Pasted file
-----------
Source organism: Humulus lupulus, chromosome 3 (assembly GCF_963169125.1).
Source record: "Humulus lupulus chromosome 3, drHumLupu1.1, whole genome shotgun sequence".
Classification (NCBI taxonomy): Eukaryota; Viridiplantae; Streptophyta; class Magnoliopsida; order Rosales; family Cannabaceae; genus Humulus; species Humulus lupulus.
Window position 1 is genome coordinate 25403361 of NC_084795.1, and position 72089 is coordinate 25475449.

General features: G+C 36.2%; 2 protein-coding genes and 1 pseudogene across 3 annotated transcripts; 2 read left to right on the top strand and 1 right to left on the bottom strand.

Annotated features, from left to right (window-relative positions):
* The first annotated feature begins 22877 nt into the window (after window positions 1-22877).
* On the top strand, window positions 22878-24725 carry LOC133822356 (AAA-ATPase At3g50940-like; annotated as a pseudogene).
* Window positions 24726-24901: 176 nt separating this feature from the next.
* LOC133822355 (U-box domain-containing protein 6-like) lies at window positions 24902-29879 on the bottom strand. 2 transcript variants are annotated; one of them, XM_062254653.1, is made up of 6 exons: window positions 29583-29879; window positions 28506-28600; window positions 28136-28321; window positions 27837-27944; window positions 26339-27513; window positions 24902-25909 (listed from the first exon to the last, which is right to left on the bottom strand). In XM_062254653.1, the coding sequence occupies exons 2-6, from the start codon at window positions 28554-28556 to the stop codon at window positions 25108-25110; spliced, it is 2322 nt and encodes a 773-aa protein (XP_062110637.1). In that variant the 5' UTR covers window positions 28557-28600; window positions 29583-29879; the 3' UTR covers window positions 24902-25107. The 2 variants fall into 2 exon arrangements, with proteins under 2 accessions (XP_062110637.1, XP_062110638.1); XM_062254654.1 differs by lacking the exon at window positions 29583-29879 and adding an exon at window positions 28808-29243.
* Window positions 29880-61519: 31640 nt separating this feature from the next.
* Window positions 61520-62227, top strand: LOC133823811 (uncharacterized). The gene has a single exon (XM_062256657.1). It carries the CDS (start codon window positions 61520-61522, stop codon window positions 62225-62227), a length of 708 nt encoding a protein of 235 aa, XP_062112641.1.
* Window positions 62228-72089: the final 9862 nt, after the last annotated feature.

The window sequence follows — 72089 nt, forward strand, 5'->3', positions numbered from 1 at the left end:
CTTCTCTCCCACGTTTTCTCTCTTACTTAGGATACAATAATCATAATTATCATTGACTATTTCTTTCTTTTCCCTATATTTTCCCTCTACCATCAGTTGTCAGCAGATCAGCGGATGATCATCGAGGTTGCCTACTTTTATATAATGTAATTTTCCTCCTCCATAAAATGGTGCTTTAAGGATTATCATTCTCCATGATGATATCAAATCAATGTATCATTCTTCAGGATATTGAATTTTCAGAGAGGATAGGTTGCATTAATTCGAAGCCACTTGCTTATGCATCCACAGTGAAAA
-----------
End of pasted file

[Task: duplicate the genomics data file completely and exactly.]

Source organism: Humulus lupulus, chromosome 3 (assembly GCF_963169125.1).
Source record: "Humulus lupulus chromosome 3, drHumLupu1.1, whole genome shotgun sequence".
Classification (NCBI taxonomy): Eukaryota; Viridiplantae; Streptophyta; class Magnoliopsida; order Rosales; family Cannabaceae; genus Humulus; species Humulus lupulus.
Window position 1 is genome coordinate 25403361 of NC_084795.1, and position 72089 is coordinate 25475449.

General features: G+C 36.2%; 2 protein-coding genes and 1 pseudogene across 3 annotated transcripts; 2 read left to right on the top strand and 1 right to left on the bottom strand.

Annotated features, from left to right (window-relative positions):
* The first annotated feature begins 22877 nt into the window (after window positions 1-22877).
* On the top strand, window positions 22878-24725 carry LOC133822356 (AAA-ATPase At3g50940-like; annotated as a pseudogene).
* Window positions 24726-24901: 176 nt separating this feature from the next.
* LOC133822355 (U-box domain-containing protein 6-like) lies at window positions 24902-29879 on the bottom strand. 2 transcript variants are annotated; one of them, XM_062254653.1, is made up of 6 exons: window positions 29583-29879; window positions 28506-28600; window positions 28136-28321; window positions 27837-27944; window positions 26339-27513; window positions 24902-25909 (listed from the first exon to the last, which is right to left on the bottom strand). In XM_062254653.1, the coding sequence occupies exons 2-6, from the start codon at window positions 28554-28556 to the stop codon at window positions 25108-25110; spliced, it is 2322 nt and encodes a 773-aa protein (XP_062110637.1). In that variant the 5' UTR covers window positions 28557-28600; window positions 29583-29879; the 3' UTR covers window positions 24902-25107. The 2 variants fall into 2 exon arrangements, with proteins under 2 accessions (XP_062110637.1, XP_062110638.1); XM_062254654.1 differs by lacking the exon at window positions 29583-29879 and adding an exon at window positions 28808-29243.
* Window positions 29880-61519: 31640 nt separating this feature from the next.
* Window positions 61520-62227, top strand: LOC133823811 (uncharacterized). The gene has a single exon (XM_062256657.1). It carries the CDS (start codon window positions 61520-61522, stop codon window positions 62225-62227), a length of 708 nt encoding a protein of 235 aa, XP_062112641.1.
* Window positions 62228-72089: the final 9862 nt, after the last annotated feature.

The window sequence follows — 72089 nt, forward strand, 5'->3', positions numbered from 1 at the left end:
CTTCTCTCCCACGTTTTCTCTCTTACTTAGGATACAATAATCATAATTATCATTGACTATTTCTTTCTTTTCCCTATATTTTCCCTCTACCATCAGTTGTCAGCAGATCAGCGGATGATCATCGAGGTTGCCTACTTTTATATAATGTAATTTTCCTCCTCCATAAAATGGTGCTTTAAGGATTATCATTCTCCATGATGATATCAAATCAATGTATCATTCTTCAGGATATTGAATTTTCAGAGAGGATAGGTTGCATTAATTCGAAGCCACTTGCTTATGCATCCACAGTGAAAA